CBRE is a commercial real estate firm devoted to providing clients with top of the line real estate services. One of these services happens to be using GIS to locate and call attention to areas which fit a client’s desired location for future development or relocation. As a BCIT student currently in their Advanced Diploma in Geographic Information Systems program, part of my curriculum requirement is that I enter into an internship at a company involved with GIS. I was fortunate enough to acquire an internship at CBRE under the guidance of Naz Ali and her Location Intelligence team. In this post, I will showcase some of the projects and tasks I was given while interning at CBRE as a GIS student.

Map Library

CBRE’s Map Library, a creation by Naz Ali, is a web application showcasing demographic variables at various census levels. The Map Library is very useful for quickly accessing demographic information such as income, population, or spending data which can then be used by brokers to better serve their clients.

Map Library Example | FSA Level | Disposable Income 2023

My task was to update the Map Library from 2022 data to 2023 data. This task involved using the 2022 .lyrx files to import their symbology to the 2023 .shp data files. I then configured pop-ups in ArcGIS pro to fit the same configuration as the 2022 pop-ups. Below is an example of what configuring the pop-up looks like.

Example of Disposable Income Pop-up Configuration

Using Alteryx for Map Library Pop-ups

For one Map Library layer in particular, Naz asked me to see if I could figure out how to display the top five values of each row for a given set of 15 fields. This layer displayed the business density of each demographic area at multiple census divisions. Below is an example of what the attribute table looked like, note the table is simplified for ease of explanation.


The desired product for the first CDUID pop-up for example would then be:
• 1 | Agriculture (109)
• 2 | Other (49)
• 3 | Manufacturing (27)

To speed up the process of achieving this desired product, I exported the table into Alteryx where I could leverage the Alteryx toolset. In Alteryx, I utilized the Formula tool and the max() function to create a new field representing the maximum value among the 15 industry type fields. Additionally, I generated another field containing the corresponding industry type name for this maximum value. By cross-referencing the number of businesses per industry type with the previously calculated maximum value, I assigned the appropriate industry names. The resulting dataset included two fields: ‘1st highest’ and ‘1st highest name’. To determine the second-highest value and its associated industry name, I followed a similar process, iteratively checking for matches between the ‘1st highest’ field and the remaining 15 fields. Setting the corresponding field to zero allowed me to identify the second-highest value using the max() function again, as the original highest value had been adjusted to zero.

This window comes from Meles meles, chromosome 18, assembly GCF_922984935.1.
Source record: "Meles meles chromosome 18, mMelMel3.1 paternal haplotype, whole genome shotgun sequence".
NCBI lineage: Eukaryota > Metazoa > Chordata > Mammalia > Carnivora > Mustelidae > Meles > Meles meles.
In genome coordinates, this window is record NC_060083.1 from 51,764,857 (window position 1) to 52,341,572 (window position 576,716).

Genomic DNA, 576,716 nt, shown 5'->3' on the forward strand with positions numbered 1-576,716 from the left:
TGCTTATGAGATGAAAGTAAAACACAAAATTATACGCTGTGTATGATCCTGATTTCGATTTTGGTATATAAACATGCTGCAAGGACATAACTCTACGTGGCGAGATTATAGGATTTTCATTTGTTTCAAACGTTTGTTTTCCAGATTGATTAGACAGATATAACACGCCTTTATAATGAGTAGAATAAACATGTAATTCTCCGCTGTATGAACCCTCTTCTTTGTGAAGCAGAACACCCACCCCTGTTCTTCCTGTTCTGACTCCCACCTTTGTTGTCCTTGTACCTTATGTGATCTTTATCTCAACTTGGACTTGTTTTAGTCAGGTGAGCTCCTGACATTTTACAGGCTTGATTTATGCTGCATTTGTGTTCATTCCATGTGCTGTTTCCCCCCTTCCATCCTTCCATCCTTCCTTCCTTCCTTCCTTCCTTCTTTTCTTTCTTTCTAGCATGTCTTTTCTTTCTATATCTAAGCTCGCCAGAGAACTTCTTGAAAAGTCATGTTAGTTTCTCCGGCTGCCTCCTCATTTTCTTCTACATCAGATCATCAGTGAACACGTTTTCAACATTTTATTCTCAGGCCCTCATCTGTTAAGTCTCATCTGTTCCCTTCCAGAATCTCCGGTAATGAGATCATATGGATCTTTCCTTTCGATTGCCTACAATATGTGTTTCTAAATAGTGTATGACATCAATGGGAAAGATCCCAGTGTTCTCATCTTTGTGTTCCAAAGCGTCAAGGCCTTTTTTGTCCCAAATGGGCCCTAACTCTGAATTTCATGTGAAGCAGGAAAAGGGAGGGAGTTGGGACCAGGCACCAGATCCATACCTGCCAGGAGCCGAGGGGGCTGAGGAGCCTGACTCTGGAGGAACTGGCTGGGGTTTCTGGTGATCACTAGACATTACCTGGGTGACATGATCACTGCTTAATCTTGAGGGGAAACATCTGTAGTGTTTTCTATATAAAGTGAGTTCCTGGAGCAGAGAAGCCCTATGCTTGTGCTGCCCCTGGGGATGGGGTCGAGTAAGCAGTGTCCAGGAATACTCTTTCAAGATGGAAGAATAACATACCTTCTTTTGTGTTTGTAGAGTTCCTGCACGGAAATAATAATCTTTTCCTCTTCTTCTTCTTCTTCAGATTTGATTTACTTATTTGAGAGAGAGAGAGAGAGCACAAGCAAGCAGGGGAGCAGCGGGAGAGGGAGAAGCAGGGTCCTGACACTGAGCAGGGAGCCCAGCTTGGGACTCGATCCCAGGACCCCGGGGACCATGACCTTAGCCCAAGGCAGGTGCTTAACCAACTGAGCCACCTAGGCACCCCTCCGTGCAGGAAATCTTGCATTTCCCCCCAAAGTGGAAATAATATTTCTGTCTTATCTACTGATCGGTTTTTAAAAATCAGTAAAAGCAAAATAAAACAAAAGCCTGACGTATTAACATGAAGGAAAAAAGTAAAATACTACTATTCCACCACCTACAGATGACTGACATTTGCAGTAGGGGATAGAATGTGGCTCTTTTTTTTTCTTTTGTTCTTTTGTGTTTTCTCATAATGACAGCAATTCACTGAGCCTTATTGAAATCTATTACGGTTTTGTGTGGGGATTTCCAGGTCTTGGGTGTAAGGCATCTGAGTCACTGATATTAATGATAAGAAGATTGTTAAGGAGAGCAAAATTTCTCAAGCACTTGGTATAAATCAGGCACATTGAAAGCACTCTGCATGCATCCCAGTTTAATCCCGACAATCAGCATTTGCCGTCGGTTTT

This process was then repeated three more times using the same functions to achieve the top five highest number of businesses for each census division area. The only step left was to combine the max values with the max value names to create the five final fields which would then be used for the Map Library pop-ups. The first image below is of the first formula tool which will grab the highest value and then create a name field relating to the highest industry type. The second image below showcases the formula tool responsible for removing the values of the highest industry type, these two formula tools are repeated four more times in total.

Snippet of First Alteryx Formula Tool
Snippet of Second Alteryx Formula Tool

Below is an example of what the final pop-up looks like in ArcGIS Pro.

Example of Business Density Map Library Pop-up

Alteryx Workflows

In addition to using Alteryx for smaller tasks as above, I was responsible for developing a comprehensive workflow to analyze customer demographics for an ethnic grocery store with a national presence. The workflow utilized massive mobile data, which included cellphone location information (both store visits and home locations) and demographic data per dissemination area. Our objective was to understand the customer base at each store. As an example, we could use this workflow to determine that customers at these stores primarily spend their money on recreation, or that a majority of customers have at least a high school level of education. Despite the challenges, I was pleased with the final output. The workflow involved counting common evening locations within each dissemination area, assumed to be cellphone home locations gathered at 6:00 PM on weekdays, and then deriving store-specific demographics based on this data. This finalized demographic information was used in conjunction with ArcGIS Dashboards to create useful dashboards for brokers and clients to use. Below is the final workflow created for this task (the picture is too zoomed out to see any specifics, but this example is just for reference).

Alteryx Workflow for Common Evening Location Demographics


Interning at CBRE not only taught me many aspects of the real estate world but also further revealed to me the vast reach that GIS and ESRI toolset have. Getting to use some of the ESRI products in ways I had not before was very exciting and offered many learning opportunities. Further, being fortunate enough to be sponsored by Naz Ali was instrumental in my learning throughout this BCIT program. Naz brought insight into so many aspects of GIS and I learned far more in the practicum than I had expected to. As I leave this program, I take with me a new perception towards the versatility of GIS and a further level of understanding of ESRI products. Thank you for your time, and I hope you enjoyed this blog.